great, remember that this greatness was won by men [and wom- 
en I withcourage, with knowledge of their duty, and with a sense of 
honor in action, . . ., :" — Eurpides 



.44 /BOSTON 



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The Undergraduate Gov- 
ernment of Boston College, 
UGBC, was composed of var- 
ious committees whicli dedi- 
cate their time to the students. 
These committees repre- 
sented the student body as a 
service organization and a 
community building organiza- 
tion. 

The programming commit- 
tee of UGBC, responsible for 
events on campus, was the 
Social Committee, it focused 
on evoking spirit among the 
student body through various 
activities and creating 
stronger inter-campus re- 
lationships. The activities in- 
cluded trips into Boston, con- 
certs on campus, and the 
"Screw Your Roommate" 
semi-formal, tail gating par- 
ties, Socials, and "Thursday 
Night at the Rat." Chairper- 
sons: Mamie Armstrong, 
Kevin Convery, and John 
Doian. 

The Cultural Committee of 
UGBC concentrated on "en- 
lightening" the student 
through a variety of cultural 
events and issues. The stu- 
dents learned more about 
their peers and the campus. 
The various events which the 
committee sponsored were 
lectures, international festi- 
vals, cultural weekends in a city, 
art sales, student art shows, 
trips to theater productions, 
and trips to the Museum of 
Fine Arts in Boston. Chairper- 
sons: Jim Burke, Diane De- 
Guzman, and Anne O'Brien. 

The Commuter Committee 
addressed a number of issues 
and problems which effected 
the commuter. It helped to in- 
tegrate the commuter into the 
University through events 
which were to help commut- 
ing students become ac- 
quainted with the other stu- 
dents. The committee head- 
quarters was located in Lyons 
Hall, outside of the Rat. In the 
center, the commuter could 
find exclusive information 
about transportation, parking, 
tenant's rights, overnight 

Top to bottom: (left to right) Steve 
Fallon and Tom Shannon of the 
Commuter Committee. On Newton 
Campus The Resident Assistants at 
Duchesne West during resident 
check In. Left page: Workers at the 
Rat on Thursday night (sponsored 
by the UGBC Social Committee). 



housing, and carpooling. The 
Commuter Committee Com-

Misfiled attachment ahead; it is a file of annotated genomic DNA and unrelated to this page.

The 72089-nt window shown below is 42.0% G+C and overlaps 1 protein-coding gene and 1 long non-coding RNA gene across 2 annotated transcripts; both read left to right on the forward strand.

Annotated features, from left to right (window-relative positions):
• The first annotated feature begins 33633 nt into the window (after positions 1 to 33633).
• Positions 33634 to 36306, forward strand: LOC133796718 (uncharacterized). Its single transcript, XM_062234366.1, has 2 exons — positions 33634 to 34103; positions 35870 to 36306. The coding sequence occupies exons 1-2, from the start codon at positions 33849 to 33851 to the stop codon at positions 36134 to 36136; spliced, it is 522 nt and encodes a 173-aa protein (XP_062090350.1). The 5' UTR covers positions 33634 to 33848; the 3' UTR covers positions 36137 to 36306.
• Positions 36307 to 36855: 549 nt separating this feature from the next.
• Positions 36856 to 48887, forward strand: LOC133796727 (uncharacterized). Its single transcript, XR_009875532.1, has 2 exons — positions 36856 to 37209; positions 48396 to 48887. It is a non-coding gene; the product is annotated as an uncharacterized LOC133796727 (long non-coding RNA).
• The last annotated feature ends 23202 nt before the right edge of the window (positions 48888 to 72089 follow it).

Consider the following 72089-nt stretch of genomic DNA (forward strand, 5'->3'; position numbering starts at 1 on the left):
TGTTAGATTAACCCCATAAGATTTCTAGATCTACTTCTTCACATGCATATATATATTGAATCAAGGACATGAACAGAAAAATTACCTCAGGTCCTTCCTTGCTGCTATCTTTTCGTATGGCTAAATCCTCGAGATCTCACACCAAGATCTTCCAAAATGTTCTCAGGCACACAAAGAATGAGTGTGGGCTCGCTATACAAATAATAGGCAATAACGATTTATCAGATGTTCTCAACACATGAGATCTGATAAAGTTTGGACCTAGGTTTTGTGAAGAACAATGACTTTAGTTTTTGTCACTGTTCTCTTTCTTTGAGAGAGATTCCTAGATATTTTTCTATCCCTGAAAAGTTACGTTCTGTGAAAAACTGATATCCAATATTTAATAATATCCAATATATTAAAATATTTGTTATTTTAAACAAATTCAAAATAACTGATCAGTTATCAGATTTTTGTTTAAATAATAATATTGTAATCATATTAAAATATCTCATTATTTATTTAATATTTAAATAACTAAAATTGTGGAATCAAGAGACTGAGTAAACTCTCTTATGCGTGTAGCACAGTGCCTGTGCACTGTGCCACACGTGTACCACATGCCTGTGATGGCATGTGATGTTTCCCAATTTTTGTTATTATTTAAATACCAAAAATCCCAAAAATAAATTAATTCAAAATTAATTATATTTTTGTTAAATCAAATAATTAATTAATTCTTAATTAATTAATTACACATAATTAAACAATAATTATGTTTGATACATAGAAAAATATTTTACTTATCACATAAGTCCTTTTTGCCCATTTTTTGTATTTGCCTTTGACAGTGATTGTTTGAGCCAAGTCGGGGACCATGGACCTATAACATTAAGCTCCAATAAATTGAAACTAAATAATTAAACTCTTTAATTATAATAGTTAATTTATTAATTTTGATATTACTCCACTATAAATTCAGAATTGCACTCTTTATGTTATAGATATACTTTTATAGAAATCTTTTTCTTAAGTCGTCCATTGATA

munications office printed a 

newsletter called Daytripper. 
Daytripper publicized the 
various social activities. The 
popular activities included: 
Thursday night dinners at 
Murray House, monthly piano 
bars, college mixers, commut- 
er/parent receptions at Mur- 
ray House, pre-movie parties 
and parties, off-campus ex- 
cursions, theme parties, live 
bands at the Rat, and semi- 
formals. Chairpersons: 
Martha Bagley and Tom 
Shannon. 

UGBC was one of the most 
influential group on campus, 
but it didn't meet all resident 
students needs. The Office of 
University Housing de- 
veloped a Resident Student 
Life Committee to meet these 
needs. BC had a wide range of 
University Housing from on- 
campus dormitories and 
suites to apartments and 
modular housing units. By 
working with the Dean of Stu- 
dents-Office, the Office of 
University Housing formu- 
lated disciplinary policies and 
judicial procedures. The Office 
also provided updated lists of 
apartments and rooms avail- 
able for students living off- 
campus. Chairpersons: Sara 
Bloom, Lily Robles, and Jeff 
Thielman. 

The Resident Advisory 
Board was the official student 
voice in University Housing. 
The members were elected by 
their dorm-mates and 
attended bi-monthly meet- 
ings to evaluate and create 
new policies. They discussed 
such problems as damage 
bills, dorm security, the Hous- 
ing Budget, the Resident Staff 
selection, and energy con- 
servation. Chairpersons: Ter- 
ry Hanlon and Steve Torto- 
lani. 

The most active group of 
assistants in a student's life 
was the Resident Assistants. 
The RA's planned socials, trips 
into Boston, and Harbor 
Cruises. There were 1 03 resi- 
dence hall staff members in 
the RA program which in- 
cluded Staff Assistants, Area 
Co-ordinators, Resident 
Assistants, and Jesuits-in- 
Residence. The responsibili- 
ties of an RA included the safe- 
ty and well-being of students 
living on-campus. 



ACnvmES / 49 




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Lee Pellegrini 



50 /ACTIVITIES 














The Alliance of Student 
Activities was a unifying 
group of all organizations and 
clubs. The basic function of 
ASA was to assist the Office of 
Student Programs and Re- 
sources in providing informa- 
tion for club leaders and their 
organizations. The Advise- 
ment Team aided students in 
such areas as form comple- 
tion, obtaining information, 
programming and club forma- 
tion. The team distributed 
newsletters and a directory of 
clubs and organizations. The 
team also devoted much of its 
energy to Student Activities 
Day and the OSPAR Awards 
Banquet, which honored stu- 
dent leaders. The goal of ASA 
was to "create a rapport with